8 Books for Stonewall’s 50th

On June 28, 1969, a group of LGBTQ+ people, led by transgender women of color, fought back against an anti-LGBTQ+ police raid at the Stonewall Inn in New York City . The ensuing riots are called the Stonewall Riots or Stonewall Uprising. This year, we commemorate 50 years since the riots that most people agree launched the modern LGBTQ+ Rights Movement. Since 1971, the American Library Association has honored books portraying the LGBTQ+ experience with the Stonewall Book Awards. Here are a few Stonewall Book Award winners to check out as Pride Month draws to a close.

Cover of the book Becoming Nicole by Amy Ellis Nutt

Becoming Nicole: The Transformation of an American Family by Amy Ellis NuttBecoming Nicole introduces us to Wayne and Kelly Maines, who adopted twin baby boys. As the twins grew up, one of them, Nicole, came out as transgender and began presenting as a woman. Becoming Nicole relates the transformations Nicole, her family, and their community underwent and the prejudices they overcame.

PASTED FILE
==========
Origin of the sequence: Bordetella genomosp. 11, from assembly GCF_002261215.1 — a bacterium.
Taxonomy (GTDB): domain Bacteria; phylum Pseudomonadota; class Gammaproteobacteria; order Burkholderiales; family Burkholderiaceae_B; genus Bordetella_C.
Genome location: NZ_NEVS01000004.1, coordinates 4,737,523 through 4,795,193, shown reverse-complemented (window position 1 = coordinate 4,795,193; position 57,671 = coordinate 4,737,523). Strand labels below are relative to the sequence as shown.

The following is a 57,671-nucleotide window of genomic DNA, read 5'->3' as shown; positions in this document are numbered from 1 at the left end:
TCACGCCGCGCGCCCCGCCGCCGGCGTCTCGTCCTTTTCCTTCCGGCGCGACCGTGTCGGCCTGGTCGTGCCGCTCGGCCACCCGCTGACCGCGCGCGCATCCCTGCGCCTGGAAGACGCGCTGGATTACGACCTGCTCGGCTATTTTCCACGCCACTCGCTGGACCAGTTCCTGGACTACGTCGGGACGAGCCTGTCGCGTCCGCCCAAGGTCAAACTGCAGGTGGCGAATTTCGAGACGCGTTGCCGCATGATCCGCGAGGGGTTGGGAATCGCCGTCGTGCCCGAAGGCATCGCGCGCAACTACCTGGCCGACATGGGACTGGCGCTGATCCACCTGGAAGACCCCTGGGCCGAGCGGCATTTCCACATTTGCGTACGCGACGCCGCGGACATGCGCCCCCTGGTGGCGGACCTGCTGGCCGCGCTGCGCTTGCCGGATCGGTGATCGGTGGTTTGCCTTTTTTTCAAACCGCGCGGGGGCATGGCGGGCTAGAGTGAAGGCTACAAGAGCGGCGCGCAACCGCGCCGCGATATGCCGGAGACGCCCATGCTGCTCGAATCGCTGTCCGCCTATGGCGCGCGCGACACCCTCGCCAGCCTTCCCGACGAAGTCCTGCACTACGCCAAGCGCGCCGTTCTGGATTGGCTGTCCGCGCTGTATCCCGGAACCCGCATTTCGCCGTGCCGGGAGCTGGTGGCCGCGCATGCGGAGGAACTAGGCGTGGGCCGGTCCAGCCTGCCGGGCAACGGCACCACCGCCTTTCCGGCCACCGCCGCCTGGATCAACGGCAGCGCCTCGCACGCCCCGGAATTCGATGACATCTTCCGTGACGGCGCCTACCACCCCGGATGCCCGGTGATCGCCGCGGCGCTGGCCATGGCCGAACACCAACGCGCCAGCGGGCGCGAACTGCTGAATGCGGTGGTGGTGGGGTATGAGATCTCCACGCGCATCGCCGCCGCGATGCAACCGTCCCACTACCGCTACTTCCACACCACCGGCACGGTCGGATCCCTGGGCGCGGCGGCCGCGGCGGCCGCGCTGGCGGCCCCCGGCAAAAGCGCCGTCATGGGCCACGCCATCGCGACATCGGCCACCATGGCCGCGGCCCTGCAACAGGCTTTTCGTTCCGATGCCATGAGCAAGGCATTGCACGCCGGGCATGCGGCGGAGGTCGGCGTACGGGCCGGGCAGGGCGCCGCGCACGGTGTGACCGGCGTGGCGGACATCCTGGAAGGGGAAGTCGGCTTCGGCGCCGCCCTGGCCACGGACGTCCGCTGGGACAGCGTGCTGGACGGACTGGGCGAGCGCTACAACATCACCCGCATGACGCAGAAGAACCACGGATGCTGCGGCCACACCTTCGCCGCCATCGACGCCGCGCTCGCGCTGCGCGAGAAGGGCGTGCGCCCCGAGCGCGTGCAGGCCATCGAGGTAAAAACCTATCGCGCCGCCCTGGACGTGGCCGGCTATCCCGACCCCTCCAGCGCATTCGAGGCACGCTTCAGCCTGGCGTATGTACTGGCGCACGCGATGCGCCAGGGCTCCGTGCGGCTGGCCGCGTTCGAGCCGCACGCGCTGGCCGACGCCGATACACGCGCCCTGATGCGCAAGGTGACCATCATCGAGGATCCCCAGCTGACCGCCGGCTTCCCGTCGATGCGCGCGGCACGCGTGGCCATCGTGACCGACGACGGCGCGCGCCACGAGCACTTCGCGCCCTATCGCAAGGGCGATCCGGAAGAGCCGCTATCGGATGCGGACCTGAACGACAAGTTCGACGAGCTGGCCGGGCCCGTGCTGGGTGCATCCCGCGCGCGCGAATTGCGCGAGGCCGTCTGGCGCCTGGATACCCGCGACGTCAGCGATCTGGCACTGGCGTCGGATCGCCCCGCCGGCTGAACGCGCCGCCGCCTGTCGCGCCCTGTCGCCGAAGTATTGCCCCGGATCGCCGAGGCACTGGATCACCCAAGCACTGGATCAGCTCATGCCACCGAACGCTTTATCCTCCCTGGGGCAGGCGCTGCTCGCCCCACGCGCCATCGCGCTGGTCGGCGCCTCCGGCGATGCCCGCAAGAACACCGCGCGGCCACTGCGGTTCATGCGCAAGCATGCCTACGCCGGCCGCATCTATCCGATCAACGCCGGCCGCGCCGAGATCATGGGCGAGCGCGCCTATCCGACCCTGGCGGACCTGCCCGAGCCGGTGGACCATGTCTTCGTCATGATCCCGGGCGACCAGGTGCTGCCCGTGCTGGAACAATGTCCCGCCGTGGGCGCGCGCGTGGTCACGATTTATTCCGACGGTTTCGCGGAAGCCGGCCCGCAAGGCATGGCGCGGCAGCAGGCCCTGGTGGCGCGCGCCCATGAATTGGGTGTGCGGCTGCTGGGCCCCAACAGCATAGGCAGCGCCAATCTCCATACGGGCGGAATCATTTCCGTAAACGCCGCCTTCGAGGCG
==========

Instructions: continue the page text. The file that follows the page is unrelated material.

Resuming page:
Cover the graphic novel Fun Home by Alison Bechdel

Fun Home by Alison Bechdel – Alison Bechdel is a lesbian cartoonist and author known for various graphic novels. In Fun Home, Bechdel explores her childhood living in a funeral home, her growing self-realization and acceptance of being gay, and her relationship with her late father, who kept his sexuality closeted for most of his life.

Cover of book How to Survive a Plague by David France

How to Survive a Plague: The Inside Story of How Citizens and Science Tamed AIDS by David France – During the 1980s and 1990s, hundreds of thousands of LGBTQ+ people contracted HIV, and hundreds of thousands died of AIDS complications. In How to Survive a Plague, David France relates the stories of activists who created, funded, smuggled, and distributed life-saving medications to LGBTQ+ people nationwide. This book was adapted from the documentary film of the same name.